In conclusion, the drying/rewetting effect appears to drive the differences between ∆14C-CO2 measured in incubations before and after archiving, rather than duration of storage. The radiocarbon incubation technique for archived samples is promising: the 12 to 22 per mille differences observed are not insignificant, but in many cases should be within the range of acceptable error in a modeling context. The wider implication of our results is that drying and rewetting soils appears to mobilize a different pool of soil organic matter than would otherwise be available to microbes, an effect that persists throughout an incubation and affects grassland and forest soils differently. This effect applies to radiocarbon incubations in general and warrants further investigation.

How to cite: Beem Miller, J., Schrumpf, M., Guggenberger, G., and Trumbore, S.: Radiocarbon incubations of archived soils: insights into drying/rewetting effects and constraining soil C models, EGU General Assembly 2020, Online, 4–8 May 2020, EGU2020-10075, https://doi.org/10.5194/egusphere-egu2020-10075, 2020

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Display material version 2 – uploaded on 04 May 2020
Added specification of water holding capacity for incubation experiments
  • CC1: Comment on EGU2020-10075, Albert C. Brangarí, 08 May 2020

    Thanks for this nice presentation and very interesting project. This radiocarbon technique seems a very powerful tool!! I haven't understood much what was the set-up of the sampling. I mean, are the samples at day 4 (for instance) an integrated measure of the gas accumulated from 0 to 4?? I am also intrigued by what would be the results in soils exposed to partial drying or different intensities of drought (previous to rewetting).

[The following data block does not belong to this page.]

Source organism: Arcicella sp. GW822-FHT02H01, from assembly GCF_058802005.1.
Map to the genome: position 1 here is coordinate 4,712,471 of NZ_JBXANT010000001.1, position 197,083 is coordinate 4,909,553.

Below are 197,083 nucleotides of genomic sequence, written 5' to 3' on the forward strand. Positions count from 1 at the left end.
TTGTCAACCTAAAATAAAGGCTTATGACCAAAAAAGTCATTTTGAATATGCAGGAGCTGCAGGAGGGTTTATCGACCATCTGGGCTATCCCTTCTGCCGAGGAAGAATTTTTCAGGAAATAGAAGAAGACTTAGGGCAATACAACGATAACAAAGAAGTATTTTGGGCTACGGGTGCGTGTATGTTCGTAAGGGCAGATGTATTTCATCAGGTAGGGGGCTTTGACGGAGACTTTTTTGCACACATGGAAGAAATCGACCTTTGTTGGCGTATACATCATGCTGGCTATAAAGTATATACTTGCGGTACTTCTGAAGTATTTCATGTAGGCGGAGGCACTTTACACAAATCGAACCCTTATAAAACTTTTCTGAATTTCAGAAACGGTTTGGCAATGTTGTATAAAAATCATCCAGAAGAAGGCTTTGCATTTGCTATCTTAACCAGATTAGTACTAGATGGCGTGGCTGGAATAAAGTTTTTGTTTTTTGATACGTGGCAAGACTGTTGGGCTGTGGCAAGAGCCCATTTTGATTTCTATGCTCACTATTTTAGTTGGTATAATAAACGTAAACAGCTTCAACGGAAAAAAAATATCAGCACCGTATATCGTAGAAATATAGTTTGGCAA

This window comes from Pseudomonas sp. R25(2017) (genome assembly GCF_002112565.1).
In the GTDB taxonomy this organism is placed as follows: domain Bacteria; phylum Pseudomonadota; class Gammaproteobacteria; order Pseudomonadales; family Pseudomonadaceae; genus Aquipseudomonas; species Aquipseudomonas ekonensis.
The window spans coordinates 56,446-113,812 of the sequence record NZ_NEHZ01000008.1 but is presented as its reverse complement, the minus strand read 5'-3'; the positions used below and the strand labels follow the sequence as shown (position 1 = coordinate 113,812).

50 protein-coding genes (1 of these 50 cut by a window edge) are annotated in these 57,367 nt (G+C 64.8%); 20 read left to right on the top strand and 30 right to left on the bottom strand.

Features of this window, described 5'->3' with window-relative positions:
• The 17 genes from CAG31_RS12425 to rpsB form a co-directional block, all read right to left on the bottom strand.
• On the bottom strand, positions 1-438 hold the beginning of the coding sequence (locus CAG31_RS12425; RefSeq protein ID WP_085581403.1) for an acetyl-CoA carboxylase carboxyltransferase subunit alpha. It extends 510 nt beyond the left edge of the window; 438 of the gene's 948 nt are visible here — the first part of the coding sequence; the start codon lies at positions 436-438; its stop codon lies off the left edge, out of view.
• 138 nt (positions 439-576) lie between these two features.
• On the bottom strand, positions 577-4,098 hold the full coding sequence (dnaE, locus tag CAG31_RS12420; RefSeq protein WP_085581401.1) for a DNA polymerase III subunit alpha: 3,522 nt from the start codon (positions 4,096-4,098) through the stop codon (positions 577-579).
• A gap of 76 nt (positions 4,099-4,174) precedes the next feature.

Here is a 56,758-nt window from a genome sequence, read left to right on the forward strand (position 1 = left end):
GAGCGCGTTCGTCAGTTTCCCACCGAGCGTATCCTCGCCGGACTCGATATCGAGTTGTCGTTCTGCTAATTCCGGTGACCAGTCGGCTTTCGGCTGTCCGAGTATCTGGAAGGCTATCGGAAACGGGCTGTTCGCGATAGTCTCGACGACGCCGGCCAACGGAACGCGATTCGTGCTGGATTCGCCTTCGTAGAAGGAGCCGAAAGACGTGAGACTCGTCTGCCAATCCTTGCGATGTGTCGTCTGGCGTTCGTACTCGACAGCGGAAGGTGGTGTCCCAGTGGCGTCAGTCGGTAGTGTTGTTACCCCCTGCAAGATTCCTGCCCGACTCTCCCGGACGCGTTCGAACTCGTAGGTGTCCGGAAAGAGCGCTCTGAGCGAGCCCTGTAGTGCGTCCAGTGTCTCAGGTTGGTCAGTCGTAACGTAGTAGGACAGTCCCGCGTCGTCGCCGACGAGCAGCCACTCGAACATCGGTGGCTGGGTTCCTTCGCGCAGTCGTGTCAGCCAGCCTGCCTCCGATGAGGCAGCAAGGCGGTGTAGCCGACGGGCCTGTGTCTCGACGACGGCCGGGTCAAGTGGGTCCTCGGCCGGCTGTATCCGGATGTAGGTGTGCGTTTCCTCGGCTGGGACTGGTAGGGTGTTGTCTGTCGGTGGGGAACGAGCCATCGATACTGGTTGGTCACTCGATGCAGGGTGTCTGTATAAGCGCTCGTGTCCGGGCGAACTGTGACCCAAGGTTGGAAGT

• AC1: Reply to CC1, Jeffrey Beem Miller, 08 May 2020

      Hi Albert,

      Yes, the samples at day 4 are an integrated measure of gas accumulated over that period. I measured CO2 concentrations daily for the majority of the samples, but as I was using data from an experiment conducted in 2011 by a colleague, and they only measured the integrated CO2 accumulated over the first 4 days, so I showed the data at the coarser resolution for the purpose of comparison.

      For the 2011 treatment samples (air-drying + storage treatment) that I made daily measurements on, the grassland soils showed a very strong immediate peak in respiration (~24 hrs), but the forest samples peaked much later (~96 hrs), and at a lower peak rate. In contrast, the air-dry treatment for both forest and grassland soils from the 2019 sampling campaign showed similar trends in both the timing (~36 hrs) and magnitude of peak respiration.

      I am also intrigued by the possible effect of the degree of rewetting. Something that would be interesting to probe further!

      Thanks for taking a look at the display. Best, Jeff

Display material version 1 – uploaded on 04 May 2020, no comments